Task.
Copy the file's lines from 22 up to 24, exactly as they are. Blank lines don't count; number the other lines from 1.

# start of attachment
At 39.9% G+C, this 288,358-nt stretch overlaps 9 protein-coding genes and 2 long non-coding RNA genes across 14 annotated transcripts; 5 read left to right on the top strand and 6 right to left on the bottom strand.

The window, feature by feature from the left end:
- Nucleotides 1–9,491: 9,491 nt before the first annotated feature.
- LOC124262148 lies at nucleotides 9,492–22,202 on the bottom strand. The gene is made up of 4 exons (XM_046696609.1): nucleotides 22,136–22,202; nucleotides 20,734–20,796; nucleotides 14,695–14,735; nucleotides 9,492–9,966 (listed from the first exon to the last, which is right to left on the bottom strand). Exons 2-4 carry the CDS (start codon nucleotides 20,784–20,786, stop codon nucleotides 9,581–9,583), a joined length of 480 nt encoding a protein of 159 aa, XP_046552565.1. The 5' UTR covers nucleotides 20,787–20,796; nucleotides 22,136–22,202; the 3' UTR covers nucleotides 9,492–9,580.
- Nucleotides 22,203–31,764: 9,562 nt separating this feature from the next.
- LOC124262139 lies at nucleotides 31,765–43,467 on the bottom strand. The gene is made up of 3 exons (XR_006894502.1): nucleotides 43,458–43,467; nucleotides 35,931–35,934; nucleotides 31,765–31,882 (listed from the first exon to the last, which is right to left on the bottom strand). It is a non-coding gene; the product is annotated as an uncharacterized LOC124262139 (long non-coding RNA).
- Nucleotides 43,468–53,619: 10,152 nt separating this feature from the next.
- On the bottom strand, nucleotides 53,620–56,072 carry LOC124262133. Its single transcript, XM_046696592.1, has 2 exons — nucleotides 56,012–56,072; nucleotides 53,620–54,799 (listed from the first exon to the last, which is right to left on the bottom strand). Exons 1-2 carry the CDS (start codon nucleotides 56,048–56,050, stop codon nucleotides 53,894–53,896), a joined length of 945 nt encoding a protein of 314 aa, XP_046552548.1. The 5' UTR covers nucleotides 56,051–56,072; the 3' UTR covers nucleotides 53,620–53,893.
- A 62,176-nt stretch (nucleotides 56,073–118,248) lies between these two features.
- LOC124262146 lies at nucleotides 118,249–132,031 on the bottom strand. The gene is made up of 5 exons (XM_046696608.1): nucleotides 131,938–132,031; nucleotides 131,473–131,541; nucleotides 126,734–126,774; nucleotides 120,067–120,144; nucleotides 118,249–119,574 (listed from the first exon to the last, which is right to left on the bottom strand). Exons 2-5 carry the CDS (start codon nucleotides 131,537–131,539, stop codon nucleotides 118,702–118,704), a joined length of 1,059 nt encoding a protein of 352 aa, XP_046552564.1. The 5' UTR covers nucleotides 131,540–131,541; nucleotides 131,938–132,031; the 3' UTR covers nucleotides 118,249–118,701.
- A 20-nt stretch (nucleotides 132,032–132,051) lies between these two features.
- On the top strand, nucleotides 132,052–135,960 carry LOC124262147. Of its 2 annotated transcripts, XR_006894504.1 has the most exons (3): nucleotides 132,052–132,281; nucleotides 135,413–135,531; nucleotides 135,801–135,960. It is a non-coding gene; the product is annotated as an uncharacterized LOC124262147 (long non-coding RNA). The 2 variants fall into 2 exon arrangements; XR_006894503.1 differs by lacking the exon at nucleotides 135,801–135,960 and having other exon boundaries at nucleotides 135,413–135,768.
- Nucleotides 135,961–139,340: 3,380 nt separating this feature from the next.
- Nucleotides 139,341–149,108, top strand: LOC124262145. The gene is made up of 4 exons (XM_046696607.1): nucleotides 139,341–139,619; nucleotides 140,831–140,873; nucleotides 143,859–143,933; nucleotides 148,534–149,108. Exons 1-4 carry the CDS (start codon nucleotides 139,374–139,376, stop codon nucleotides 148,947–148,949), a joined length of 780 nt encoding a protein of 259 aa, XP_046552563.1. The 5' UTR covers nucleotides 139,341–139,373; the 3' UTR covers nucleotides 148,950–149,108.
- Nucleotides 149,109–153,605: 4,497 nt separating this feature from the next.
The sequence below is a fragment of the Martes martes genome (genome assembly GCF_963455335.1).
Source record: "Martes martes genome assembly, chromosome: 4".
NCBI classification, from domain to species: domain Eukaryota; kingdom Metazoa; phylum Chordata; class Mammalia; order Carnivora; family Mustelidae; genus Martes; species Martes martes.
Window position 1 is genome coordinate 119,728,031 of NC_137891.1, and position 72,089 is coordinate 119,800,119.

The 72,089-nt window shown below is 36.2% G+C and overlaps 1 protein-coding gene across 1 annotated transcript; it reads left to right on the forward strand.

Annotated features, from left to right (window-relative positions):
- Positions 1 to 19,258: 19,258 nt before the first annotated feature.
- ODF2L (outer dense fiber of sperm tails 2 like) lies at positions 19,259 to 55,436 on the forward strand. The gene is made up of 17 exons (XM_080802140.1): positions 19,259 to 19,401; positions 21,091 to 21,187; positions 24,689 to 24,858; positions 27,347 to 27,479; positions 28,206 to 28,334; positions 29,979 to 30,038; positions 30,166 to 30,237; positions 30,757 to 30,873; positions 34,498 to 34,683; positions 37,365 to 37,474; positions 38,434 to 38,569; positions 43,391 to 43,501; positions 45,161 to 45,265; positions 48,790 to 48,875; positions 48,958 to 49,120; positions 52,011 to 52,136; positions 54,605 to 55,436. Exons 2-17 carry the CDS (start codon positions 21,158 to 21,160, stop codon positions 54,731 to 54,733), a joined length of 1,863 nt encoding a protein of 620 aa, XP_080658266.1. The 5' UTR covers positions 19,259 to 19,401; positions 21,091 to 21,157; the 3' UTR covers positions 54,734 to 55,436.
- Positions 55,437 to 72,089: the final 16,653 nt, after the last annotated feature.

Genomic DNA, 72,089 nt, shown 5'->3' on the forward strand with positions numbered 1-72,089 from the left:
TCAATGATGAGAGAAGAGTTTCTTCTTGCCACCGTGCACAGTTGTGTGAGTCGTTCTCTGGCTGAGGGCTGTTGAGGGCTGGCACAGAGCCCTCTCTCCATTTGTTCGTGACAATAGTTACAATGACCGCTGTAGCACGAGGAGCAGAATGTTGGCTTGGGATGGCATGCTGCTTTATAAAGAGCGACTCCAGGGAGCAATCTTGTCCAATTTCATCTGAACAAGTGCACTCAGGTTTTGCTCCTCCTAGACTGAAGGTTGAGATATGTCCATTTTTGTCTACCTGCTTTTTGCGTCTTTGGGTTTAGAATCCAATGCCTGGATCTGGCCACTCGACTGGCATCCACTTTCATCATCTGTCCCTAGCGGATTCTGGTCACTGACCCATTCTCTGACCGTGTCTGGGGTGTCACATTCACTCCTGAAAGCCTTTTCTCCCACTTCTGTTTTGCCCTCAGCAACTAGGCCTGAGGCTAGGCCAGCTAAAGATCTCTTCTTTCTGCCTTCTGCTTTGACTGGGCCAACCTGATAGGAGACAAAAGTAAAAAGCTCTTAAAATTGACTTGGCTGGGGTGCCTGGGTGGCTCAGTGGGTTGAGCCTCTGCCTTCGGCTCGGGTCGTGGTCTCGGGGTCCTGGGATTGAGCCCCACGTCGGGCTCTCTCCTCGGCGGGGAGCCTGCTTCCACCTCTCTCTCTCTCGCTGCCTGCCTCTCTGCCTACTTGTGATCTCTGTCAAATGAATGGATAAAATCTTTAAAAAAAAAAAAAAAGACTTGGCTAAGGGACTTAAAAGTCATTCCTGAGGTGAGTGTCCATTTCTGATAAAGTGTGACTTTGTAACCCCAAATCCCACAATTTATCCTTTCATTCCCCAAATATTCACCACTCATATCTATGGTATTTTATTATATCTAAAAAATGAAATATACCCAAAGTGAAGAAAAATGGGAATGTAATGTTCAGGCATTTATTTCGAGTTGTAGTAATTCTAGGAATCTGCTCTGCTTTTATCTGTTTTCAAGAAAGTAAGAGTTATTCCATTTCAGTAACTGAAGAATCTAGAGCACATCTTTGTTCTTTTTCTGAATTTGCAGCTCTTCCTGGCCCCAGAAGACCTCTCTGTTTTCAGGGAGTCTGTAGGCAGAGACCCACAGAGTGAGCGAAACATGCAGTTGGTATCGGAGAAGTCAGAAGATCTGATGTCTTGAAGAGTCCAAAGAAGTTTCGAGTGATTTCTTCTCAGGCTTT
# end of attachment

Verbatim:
- Positions 1 to 19,258: 19,258 nt before the first annotated feature.
- ODF2L (outer dense fiber of sperm tails 2 like) lies at positions 19,259 to 55,436 on the forward strand. The gene is made up of 17 exons (XM_080802140.1): positions 19,259 to 19,401; positions 21,091 to 21,187; positions 24,689 to 24,858; positions 27,347 to 27,479; positions 28,206 to 28,334; positions 29,979 to 30,038; positions 30,166 to 30,237; positions 30,757 to 30,873; positions 34,498 to 34,683; positions 37,365 to 37,474; positions 38,434 to 38,569; positions 43,391 to 43,501; positions 45,161 to 45,265; positions 48,790 to 48,875; positions 48,958 to 49,120; positions 52,011 to 52,136; positions 54,605 to 55,436. Exons 2-17 carry the CDS (start codon positions 21,158 to 21,160, stop codon positions 54,731 to 54,733), a joined length of 1,863 nt encoding a protein of 620 aa, XP_080658266.1. The 5' UTR covers positions 19,259 to 19,401; positions 21,091 to 21,157; the 3' UTR covers positions 54,734 to 55,436.
- Positions 55,437 to 72,089: the final 16,653 nt, after the last annotated feature.